Tillie felt like her chest was going to explode from running, but an echoing howl spurred her on. Neither she nor Grayden looked behind them, too tired and scared to acknowledge the Wompus Wulf’s call. They ran on for what seemed like hours in silence. Just when Tillie approached the point of dropping to the dirt – as spineless as one of Mrs. Goodfelter’s infamous lime jelly desserts – Grayden suddenly stopped in his tracks.
Tillie followed suit, placing her hands on her knees, doubling over, and gasping for breath. “Do you think that was a good howl or a bad howl?”
“I don’t know,” Grayden said puffing. “But I don’t think those owls will keep the Wompus Wulf busy for long.”
“You don’t think they killed it, then?”
“I was hoping that they had,” Tillie admitted, sitting down hard on her backside. “Is it terrible to hope that a creature has been killed, I wonder?”
“Not when that creature is a monster like the Wompus Wulf.”
“You’re probably right,” Tillie agreed, silently noting that the difference between “probably” and “definitely” was quite a wide margin.
“Why did those owls help us?” Grayden asked, sitting beside her on the path. “I thought they tried to kill you and Eve.”
“I don’t know,” Tillie admitted. “Maybe they were trying to kill just Eve with the vanishing powder – and who can blame them for that?”
They laughed, forgetting the Wompus Wulf for a second.
“We can’t rest for long,” Grayden said. “We must get moving again.”
“Oh no!” Tillie cried.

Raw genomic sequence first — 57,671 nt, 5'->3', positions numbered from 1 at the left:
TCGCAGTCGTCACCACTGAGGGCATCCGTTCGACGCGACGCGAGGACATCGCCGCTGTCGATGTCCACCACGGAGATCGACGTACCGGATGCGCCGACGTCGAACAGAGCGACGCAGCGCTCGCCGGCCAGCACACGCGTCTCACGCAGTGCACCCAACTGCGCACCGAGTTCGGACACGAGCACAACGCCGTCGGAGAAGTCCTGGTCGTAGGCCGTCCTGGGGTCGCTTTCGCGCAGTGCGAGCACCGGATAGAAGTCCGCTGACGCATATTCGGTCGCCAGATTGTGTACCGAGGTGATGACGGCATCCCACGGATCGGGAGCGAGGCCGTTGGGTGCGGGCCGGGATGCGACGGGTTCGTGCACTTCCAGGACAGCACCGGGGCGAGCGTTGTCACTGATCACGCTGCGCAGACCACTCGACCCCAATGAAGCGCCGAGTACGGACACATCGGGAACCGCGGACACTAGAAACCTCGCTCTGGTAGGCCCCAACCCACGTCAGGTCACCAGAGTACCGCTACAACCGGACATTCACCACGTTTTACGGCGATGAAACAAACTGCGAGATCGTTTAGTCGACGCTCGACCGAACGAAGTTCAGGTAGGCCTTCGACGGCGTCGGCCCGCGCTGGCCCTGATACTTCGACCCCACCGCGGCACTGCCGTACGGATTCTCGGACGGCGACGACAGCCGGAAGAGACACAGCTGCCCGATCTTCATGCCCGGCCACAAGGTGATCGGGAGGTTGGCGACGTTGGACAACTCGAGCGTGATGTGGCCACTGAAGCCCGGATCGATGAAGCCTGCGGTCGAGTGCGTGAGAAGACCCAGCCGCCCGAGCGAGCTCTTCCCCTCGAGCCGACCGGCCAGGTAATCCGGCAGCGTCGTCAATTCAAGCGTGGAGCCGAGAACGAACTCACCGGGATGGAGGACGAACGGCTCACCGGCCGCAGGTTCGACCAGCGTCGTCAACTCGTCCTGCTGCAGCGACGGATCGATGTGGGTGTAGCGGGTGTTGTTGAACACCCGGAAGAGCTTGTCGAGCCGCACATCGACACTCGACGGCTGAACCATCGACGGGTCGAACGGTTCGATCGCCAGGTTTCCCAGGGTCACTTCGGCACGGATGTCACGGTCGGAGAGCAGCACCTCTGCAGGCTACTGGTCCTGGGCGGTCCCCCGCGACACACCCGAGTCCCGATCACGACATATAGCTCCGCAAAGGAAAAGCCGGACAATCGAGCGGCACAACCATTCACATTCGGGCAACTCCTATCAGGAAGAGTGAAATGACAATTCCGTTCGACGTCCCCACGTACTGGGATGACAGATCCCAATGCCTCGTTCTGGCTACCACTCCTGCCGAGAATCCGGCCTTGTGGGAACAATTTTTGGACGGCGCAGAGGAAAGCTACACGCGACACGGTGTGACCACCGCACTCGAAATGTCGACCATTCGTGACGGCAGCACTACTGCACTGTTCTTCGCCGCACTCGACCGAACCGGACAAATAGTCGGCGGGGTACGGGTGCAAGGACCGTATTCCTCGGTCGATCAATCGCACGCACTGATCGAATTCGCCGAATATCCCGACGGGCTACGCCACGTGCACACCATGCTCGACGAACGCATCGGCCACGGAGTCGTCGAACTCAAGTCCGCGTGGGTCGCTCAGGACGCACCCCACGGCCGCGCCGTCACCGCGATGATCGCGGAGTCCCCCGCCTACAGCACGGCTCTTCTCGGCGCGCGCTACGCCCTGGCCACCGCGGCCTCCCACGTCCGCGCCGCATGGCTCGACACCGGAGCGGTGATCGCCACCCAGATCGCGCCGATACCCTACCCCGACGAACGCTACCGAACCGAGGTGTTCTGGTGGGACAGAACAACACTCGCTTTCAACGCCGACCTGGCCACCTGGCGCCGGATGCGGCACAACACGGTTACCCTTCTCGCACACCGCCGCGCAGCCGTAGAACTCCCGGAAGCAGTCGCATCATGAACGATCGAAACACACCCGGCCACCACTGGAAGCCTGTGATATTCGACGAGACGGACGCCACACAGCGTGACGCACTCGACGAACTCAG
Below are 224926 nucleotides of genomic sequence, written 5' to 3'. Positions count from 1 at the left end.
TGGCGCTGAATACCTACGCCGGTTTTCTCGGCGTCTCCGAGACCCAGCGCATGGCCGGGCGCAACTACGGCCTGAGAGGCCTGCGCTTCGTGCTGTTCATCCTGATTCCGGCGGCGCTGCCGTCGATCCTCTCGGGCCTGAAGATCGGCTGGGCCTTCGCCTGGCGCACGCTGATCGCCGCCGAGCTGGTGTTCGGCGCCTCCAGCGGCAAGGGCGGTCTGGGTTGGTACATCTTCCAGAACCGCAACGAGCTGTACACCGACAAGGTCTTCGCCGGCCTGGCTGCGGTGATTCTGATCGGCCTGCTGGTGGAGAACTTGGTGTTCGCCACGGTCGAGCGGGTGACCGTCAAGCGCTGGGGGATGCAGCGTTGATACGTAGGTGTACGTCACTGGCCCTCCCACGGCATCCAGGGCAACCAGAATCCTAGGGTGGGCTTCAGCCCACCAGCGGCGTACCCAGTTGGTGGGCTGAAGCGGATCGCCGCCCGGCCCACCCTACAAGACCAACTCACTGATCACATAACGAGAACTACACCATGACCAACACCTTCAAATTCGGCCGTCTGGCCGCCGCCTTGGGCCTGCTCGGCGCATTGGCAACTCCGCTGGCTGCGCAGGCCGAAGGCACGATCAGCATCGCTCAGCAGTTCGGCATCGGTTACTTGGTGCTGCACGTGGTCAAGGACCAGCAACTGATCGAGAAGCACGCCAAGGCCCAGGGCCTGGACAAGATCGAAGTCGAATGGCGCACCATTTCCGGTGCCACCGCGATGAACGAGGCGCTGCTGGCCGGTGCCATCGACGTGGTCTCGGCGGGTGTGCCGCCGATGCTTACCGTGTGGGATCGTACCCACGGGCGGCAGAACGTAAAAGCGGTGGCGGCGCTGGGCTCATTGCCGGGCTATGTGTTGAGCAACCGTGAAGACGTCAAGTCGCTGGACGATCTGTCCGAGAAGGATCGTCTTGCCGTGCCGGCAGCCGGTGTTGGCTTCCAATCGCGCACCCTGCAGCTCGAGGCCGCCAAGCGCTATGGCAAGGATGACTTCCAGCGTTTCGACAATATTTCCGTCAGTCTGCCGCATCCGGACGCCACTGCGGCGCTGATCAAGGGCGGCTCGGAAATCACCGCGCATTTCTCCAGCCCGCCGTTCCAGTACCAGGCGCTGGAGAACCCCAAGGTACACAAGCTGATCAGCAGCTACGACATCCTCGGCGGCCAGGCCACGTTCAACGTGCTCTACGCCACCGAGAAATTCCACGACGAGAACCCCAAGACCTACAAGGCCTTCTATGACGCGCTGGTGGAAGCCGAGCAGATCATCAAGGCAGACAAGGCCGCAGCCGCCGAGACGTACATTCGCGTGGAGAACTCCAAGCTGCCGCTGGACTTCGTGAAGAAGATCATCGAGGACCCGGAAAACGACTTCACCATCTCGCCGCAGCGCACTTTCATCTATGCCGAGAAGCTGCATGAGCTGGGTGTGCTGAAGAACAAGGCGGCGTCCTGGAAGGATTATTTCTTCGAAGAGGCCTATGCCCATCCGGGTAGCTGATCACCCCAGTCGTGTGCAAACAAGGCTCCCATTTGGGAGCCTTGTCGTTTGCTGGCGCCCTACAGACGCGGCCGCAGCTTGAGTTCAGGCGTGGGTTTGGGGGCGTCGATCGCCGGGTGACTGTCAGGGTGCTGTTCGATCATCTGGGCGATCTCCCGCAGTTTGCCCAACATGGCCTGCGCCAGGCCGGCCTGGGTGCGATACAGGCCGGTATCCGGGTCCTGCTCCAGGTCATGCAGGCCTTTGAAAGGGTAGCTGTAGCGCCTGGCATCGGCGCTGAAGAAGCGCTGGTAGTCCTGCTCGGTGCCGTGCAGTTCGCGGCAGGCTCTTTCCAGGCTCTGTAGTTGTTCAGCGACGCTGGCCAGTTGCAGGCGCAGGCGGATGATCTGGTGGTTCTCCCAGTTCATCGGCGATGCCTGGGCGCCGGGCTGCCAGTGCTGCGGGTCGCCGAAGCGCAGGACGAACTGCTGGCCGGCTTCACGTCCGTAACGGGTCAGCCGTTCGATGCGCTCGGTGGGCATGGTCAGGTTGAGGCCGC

“I forgot to grab the supply satchel!”
Grayden smiled. “That’s okay.”
“But without that satchel, we won’t have supplies. We won’t have any food!”
“We won’t need any food if the Wompus Wulf catches us.” Grayden stood and brushed the dirt from his kilt. “We better go.” He reached out a hand to Tillie.
Tillie let him pull her to her feet, shoulders slumped at the thought of missing a meal. “I’m ready,” she said, “but let’s not run this time. Let’s just walk fast.”
“Okay,” Grayden agreed.
After an hour or so, Grayden stopped and pointed at Tillie’s leg. “Look at the fringe on your chaps,” he said.
Nearly half of the once-black fringe dangling from the sides of her legs had turned green – and the other half looked to be following suit. As Tillie watched, the remainder of the black strands faded to the same green shade as the others.
“Well, that’s that, then,” Tillie said, her arms dropping to her sides.
“The last bit of black that we had with us has now turned to green. As far as we know, everything in the world that was black now isn’t. And if everything black is now green, who knows what the next phase of this strange curse may bring.”
Their spirits dampened, they continued walking.
As the blazing sunlight began to fade to the pale yellow glow of evening, Tillie spotted a familiar outline on the horizon.
“Do you see what I see?” she asked Grayden, pointing.
“It looks like some strange sort of structure,” he said, “all squares and triangles.”
“Strange?” Tillie asked. “It just looks like an average, everyday house to me.” Then she remembered the rounded walls and conical roofs of the huts in Grayden’s village. “Average for a still-giant dwelling, that is.”
“Do you live in a place that looks like that?”
Grayden made a grunting noise deep in his throat.
“What does that sound mean?” Tillie asked.
“I just have trouble picturing you living in a house with such right angles. You seem more like a round person than a square person to me.”
Tillie thought about this statement for a moment before deciding that it was a compliment. “Thank you,” she said at last. “I have always preferred round people to square ones.”
“Me too,” Grayden agreed.
“Maybe whoever lives in that house will offer us some food! A steak dinner, perhaps. Or a fruit and cheese plate. Or a nice spinach salad. Or at least some gruel in a dirty mug. I am so hungry right now that I could even eat a whole platter of Uncle Quentin’s offal surprise.”
“I’m not sure that heading to that house is wise,” Grayden said. “We have no idea who lives there, after all.”
“If we always did what was wise then we’d be old.”